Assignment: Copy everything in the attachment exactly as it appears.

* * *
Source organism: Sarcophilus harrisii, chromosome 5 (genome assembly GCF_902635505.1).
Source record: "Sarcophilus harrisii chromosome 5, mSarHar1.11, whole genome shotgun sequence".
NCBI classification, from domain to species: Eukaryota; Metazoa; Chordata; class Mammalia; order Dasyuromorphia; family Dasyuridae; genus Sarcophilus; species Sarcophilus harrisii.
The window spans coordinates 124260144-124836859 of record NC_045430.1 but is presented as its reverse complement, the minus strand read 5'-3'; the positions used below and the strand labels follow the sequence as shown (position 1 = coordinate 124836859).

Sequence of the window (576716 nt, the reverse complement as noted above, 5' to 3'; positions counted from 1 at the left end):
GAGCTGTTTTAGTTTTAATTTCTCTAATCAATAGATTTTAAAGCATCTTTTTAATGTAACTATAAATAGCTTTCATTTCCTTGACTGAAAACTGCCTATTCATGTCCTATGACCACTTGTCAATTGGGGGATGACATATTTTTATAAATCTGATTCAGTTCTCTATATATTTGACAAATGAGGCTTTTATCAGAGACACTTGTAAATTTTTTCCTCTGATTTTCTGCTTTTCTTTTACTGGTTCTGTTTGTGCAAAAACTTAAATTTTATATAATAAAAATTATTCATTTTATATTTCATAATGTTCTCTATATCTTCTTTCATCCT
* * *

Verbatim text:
Source organism: Sarcophilus harrisii, chromosome 5 (genome assembly GCF_902635505.1).
Source record: "Sarcophilus harrisii chromosome 5, mSarHar1.11, whole genome shotgun sequence".
NCBI classification, from domain to species: Eukaryota; Metazoa; Chordata; class Mammalia; order Dasyuromorphia; family Dasyuridae; genus Sarcophilus; species Sarcophilus harrisii.
The window spans coordinates 124260144-124836859 of record NC_045430.1 but is presented as its reverse complement, the minus strand read 5'-3'; the positions used below and the strand labels follow the sequence as shown (position 1 = coordinate 124836859).

Sequence of the window (576716 nt, the reverse complement as noted above, 5' to 3'; positions counted from 1 at the left end):
GAGCTGTTTTAGTTTTAATTTCTCTAATCAATAGATTTTAAAGCATCTTTTTAATGTAACTATAAATAGCTTTCATTTCCTTGACTGAAAACTGCCTATTCATGTCCTATGACCACTTGTCAATTGGGGGATGACATATTTTTATAAATCTGATTCAGTTCTCTATATATTTGACAAATGAGGCTTTTATCAGAGACACTTGTAAATTTTTTCCTCTGATTTTCTGCTTTTCTTTTACTGGTTCTGTTTGTGCAAAAACTTAAATTTTATATAATAAAAATTATTCATTTTATATTTCATAATGTTCTCTATATCTTCTTTCATCCT